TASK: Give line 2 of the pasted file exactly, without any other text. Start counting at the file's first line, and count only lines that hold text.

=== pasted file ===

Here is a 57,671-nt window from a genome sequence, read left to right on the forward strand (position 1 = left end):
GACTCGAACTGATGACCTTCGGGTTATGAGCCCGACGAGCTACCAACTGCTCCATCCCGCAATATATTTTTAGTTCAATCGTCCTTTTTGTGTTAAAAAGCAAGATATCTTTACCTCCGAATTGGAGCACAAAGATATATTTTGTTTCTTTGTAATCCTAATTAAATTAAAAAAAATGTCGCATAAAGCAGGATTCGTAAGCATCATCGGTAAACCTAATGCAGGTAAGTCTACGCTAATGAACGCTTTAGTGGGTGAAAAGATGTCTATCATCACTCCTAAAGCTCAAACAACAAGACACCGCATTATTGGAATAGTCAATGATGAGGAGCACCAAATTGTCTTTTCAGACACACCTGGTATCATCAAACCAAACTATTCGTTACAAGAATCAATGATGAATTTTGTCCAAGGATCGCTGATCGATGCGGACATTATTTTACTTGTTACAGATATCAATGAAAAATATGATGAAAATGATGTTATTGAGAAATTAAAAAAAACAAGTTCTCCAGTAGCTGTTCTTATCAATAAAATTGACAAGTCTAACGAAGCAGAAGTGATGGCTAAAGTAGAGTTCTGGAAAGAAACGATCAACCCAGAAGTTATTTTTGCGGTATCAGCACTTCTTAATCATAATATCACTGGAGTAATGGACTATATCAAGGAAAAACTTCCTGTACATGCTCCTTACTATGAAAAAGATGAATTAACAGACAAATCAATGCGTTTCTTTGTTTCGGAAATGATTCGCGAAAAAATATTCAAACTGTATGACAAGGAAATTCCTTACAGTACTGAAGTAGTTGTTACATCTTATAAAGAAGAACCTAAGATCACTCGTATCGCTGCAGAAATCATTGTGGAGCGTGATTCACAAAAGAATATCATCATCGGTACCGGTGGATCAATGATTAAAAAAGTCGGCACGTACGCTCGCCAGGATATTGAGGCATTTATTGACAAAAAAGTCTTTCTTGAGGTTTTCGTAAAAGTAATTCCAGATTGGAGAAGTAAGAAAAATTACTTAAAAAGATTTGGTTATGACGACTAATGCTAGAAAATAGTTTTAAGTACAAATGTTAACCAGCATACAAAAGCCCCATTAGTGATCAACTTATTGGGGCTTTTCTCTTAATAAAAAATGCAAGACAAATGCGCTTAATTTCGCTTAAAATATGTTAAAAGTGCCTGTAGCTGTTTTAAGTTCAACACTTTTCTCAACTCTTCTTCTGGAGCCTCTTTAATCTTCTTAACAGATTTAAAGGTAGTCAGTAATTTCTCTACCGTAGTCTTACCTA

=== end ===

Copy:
GACTCGAACTGATGACCTTCGGGTTATGAGCCCGACGAGCTACCAACTGCTCCATCCCGCAATATATTTTTAGTTCAATCGTCCTTTTTGTGTTAAAAAGCAAGATATCTTTACCTCCGAATTGGAGCACAAAGATATATTTTGTTTCTTTGTAATCCTAATTAAATTAAAAAAAATGTCGCATAAAGCAGGATTCGTAAGCATCATCGGTAAACCTAATGCAGGTAAGTCTACGCTAATGAACGCTTTAGTGGGTGAAAAGATGTCTATCATCACTCCTAAAGCTCAAACAACAAGACACCGCATTATTGGAATAGTCAATGATGAGGAGCACCAAATTGTCTTTTCAGACACACCTGGTATCATCAAACCAAACTATTCGTTACAAGAATCAATGATGAATTTTGTCCAAGGATCGCTGATCGATGCGGACATTATTTTACTTGTTACAGATATCAATGAAAAATATGATGAAAATGATGTTATTGAGAAATTAAAAAAAACAAGTTCTCCAGTAGCTGTTCTTATCAATAAAATTGACAAGTCTAACGAAGCAGAAGTGATGGCTAAAGTAGAGTTCTGGAAAGAAACGATCAACCCAGAAGTTATTTTTGCGGTATCAGCACTTCTTAATCATAATATCACTGGAGTAATGGACTATATCAAGGAAAAACTTCCTGTACATGCTCCTTACTATGAAAAAGATGAATTAACAGACAAATCAATGCGTTTCTTTGTTTCGGAAATGATTCGCGAAAAAATATTCAAACTGTATGACAAGGAAATTCCTTACAGTACTGAAGTAGTTGTTACATCTTATAAAGAAGAACCTAAGATCACTCGTATCGCTGCAGAAATCATTGTGGAGCGTGATTCACAAAAGAATATCATCATCGGTACCGGTGGATCAATGATTAAAAAAGTCGGCACGTACGCTCGCCAGGATATTGAGGCATTTATTGACAAAAAAGTCTTTCTTGAGGTTTTCGTAAAAGTAATTCCAGATTGGAGAAGTAAGAAAAATTACTTAAAAAGATTTGGTTATGACGACTAATGCTAGAAAATAGTTTTAAGTACAAATGTTAACCAGCATACAAAAGCCCCATTAGTGATCAACTTATTGGGGCTTTTCTCTTAATAAAAAATGCAAGACAAATGCGCTTAATTTCGCTTAAAATATGTTAAAAGTGCCTGTAGCTGTTTTAAGTTCAACACTTTTCTCAACTCTTCTTCTGGAGCCTCTTTAATCTTCTTAACAGATTTAAAGGTAGTCAGTAATTTCTCTACCGTAGTCTTACCTA